HCML consults on new NICE guidelines for ‘Rehabilitation after traumatic injury’

Today, a major new guideline has been published by the National Institute for Health and Care Excellence (NICE). HCML has actively contributed to the development of these guidelines, which provide guidance and recommendations for dealing with complex rehabilitation needs after traumatic injury.

Although largely focused on guidance for the NHS, there is clear recognition of the importance of utilising the broader rehabilitation service sector, spanning both private and third sector services, to coordinate the best care and intervention to help clients regain optimum function and independence.

The guidelines are there to ensure a real difference is made to the lives of people who have complex rehabilitation needs as a result of traumatic injury. This includes:

  • Assessment and goal setting
  • Rehabilitation programmes that address physical, psychological and cognitive rehabilitation
  • A focus on specific injuries and tailored rehabilitation
  • Coordination of rehabilitation in hospital, at discharge and in the community

Of key importance are the following areas:

Improving emotional and psychological support

Psychological injury is common after a traumatic injury, as the person comes to terms with the traumatic injuries they’ve suffered. This can result in low mood, anxiety and depression.

Symptoms can be ongoing, and psychological and mental distress can continue to present in different ways throughout rehabilitation, for example as the person adapts to life changing injuries which can hugely affect all aspects of their lives.

The guidelines encourage discussion with the individual on the psychological support available and what would be best for their recovery, as an integral part of their overall rehabilitation programme. Family and carers should be included in decision making if appropriate.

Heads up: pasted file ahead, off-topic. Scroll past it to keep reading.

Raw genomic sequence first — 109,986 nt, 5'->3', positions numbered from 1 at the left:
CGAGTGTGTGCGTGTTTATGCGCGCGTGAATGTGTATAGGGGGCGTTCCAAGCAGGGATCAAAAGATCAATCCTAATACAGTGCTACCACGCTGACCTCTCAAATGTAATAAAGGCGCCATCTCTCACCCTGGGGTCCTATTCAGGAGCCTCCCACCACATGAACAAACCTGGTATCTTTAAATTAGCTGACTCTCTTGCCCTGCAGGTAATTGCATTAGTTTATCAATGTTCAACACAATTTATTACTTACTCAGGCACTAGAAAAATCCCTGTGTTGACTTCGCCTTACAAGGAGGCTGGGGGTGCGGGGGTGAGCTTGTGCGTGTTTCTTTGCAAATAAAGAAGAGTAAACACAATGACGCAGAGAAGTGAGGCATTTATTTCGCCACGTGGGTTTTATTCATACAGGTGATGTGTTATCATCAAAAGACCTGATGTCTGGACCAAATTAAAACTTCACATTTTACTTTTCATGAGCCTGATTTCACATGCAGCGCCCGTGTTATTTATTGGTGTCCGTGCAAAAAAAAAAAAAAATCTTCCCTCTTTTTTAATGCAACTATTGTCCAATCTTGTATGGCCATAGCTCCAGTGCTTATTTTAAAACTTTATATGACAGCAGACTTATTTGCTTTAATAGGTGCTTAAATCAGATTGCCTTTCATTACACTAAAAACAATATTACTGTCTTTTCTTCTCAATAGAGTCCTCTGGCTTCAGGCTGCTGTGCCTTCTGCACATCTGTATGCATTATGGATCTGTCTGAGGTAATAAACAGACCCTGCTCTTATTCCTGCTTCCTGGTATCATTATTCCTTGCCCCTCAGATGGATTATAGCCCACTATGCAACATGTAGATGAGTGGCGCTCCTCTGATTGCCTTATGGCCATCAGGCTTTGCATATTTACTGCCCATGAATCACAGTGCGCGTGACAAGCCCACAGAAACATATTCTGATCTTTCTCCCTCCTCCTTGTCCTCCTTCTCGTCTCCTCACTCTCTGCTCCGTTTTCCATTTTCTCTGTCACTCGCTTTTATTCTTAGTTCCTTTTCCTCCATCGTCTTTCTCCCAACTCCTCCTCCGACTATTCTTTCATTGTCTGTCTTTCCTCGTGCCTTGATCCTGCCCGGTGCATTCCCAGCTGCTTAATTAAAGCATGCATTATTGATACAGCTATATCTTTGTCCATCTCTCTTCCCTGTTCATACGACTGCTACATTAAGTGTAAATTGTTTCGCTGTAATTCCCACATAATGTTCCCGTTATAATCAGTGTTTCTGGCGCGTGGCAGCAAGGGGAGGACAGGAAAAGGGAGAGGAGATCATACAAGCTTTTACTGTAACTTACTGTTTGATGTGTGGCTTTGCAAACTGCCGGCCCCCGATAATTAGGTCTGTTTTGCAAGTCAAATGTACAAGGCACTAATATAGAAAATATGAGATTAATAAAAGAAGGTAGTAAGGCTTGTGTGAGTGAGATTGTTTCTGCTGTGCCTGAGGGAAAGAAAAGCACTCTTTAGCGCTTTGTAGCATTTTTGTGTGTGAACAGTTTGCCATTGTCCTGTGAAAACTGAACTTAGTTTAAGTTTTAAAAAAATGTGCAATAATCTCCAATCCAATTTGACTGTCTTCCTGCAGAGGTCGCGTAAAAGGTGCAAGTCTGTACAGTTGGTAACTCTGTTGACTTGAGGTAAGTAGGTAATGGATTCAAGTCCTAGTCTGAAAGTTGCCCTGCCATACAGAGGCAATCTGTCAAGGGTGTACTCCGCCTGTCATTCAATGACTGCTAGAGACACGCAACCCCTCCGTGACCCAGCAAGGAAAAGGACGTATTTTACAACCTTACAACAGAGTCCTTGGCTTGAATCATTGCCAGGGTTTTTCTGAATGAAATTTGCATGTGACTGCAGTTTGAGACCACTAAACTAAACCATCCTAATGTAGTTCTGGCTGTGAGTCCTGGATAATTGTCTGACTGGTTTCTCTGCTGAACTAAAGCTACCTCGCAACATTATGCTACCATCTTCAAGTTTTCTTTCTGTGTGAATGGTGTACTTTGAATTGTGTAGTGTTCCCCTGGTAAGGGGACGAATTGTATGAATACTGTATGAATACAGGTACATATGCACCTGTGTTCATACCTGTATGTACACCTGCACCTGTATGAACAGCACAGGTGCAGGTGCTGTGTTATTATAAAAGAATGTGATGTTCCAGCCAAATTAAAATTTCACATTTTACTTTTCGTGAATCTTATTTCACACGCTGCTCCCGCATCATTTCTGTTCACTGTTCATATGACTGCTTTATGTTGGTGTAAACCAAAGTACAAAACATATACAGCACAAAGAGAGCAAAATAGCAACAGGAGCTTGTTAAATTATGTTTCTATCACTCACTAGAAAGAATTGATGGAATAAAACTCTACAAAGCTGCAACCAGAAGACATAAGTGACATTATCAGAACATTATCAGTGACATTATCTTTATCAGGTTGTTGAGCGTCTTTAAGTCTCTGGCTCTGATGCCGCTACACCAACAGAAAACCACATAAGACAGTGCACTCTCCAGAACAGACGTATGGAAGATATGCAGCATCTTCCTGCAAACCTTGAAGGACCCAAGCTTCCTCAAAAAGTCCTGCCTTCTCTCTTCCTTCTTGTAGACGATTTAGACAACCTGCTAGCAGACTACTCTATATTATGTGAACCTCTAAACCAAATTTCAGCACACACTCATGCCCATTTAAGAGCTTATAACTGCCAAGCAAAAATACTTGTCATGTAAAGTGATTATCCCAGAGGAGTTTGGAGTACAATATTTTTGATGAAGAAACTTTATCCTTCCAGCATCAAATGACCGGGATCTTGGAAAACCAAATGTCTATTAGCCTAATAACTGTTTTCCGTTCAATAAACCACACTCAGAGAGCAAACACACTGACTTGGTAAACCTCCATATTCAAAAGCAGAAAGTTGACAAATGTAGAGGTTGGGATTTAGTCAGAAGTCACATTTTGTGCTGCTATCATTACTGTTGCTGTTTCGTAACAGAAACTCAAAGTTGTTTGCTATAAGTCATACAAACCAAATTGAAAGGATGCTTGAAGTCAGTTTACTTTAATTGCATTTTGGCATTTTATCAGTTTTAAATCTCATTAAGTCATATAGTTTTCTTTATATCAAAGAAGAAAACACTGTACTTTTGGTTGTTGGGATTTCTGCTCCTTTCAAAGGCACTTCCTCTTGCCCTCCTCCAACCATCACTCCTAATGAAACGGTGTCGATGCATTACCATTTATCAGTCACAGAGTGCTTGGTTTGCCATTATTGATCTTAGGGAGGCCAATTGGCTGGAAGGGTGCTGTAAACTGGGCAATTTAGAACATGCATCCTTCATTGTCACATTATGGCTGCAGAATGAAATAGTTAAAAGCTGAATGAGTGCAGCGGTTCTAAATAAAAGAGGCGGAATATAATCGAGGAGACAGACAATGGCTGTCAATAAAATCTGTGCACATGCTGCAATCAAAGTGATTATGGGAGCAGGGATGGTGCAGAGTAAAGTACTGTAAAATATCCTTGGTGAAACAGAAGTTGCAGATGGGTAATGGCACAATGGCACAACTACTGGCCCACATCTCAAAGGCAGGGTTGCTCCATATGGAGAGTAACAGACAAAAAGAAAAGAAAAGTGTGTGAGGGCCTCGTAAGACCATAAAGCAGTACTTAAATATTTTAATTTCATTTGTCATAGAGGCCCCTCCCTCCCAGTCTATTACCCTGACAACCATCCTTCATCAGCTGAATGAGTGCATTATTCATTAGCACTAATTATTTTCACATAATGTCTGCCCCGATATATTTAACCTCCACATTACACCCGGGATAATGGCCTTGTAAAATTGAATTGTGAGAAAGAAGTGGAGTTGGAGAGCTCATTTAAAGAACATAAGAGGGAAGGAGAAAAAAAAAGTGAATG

Early intervention to improve quicker access to rehabilitation

Evidence suggests that the earlier the individual starts rehabilitation, the more effective the interventions are. Initial assessment should be undertaken as soon as possible after the traumatic injury, and there should be ongoing involvement of rehabilitation specialists throughout the acute stages, so that the right care and interventions are set up to meet the needs of the individual. For example, some interventions may need to take place before acute treatment such as surgery, in order to maintain other functional ability.

Longer-term rehabilitation goals should be considered as early as possible to ensure all measures are put in place to build a bespoke pathway of recovery for the individual and ultimately achieve these goals.

Of utmost importance is the provision of immediate psychological and emotional support for the individual who are displaying signs of psychological injury. This support is vital to help them come to terms with their injuries and engage as fully as possible in their rehabilitation to ensure the best possible outcomes.

Bespoke rehabilitation programmes in consultation with the client

The guidelines are very clear on adopting a patient-centred approach. When developing a rehabilitation programme and setting goals, it is vital to include the individual (and where appropriate, their families and carers) in decision making, and consider what is important to the individual and what they want to achieve from their rehabilitation.

It’s necessary to understand how the individual sees their lifestyle moving forwards and what can be done to help them achieve this, rather than allowing the nature of the injury to dictate what would generally be considered achievable for these types of injuries.

Focusing on the individual and enabling them to take decisions about their recovery will improve engagement with rehabilitation interventions. Taking small steps and regularly reviewing goals to ensure they’re in line with the individual’s wants and needs will encourage recovery.

For further information, visit the Rehabilitation after traumatic injury section on the NICE website.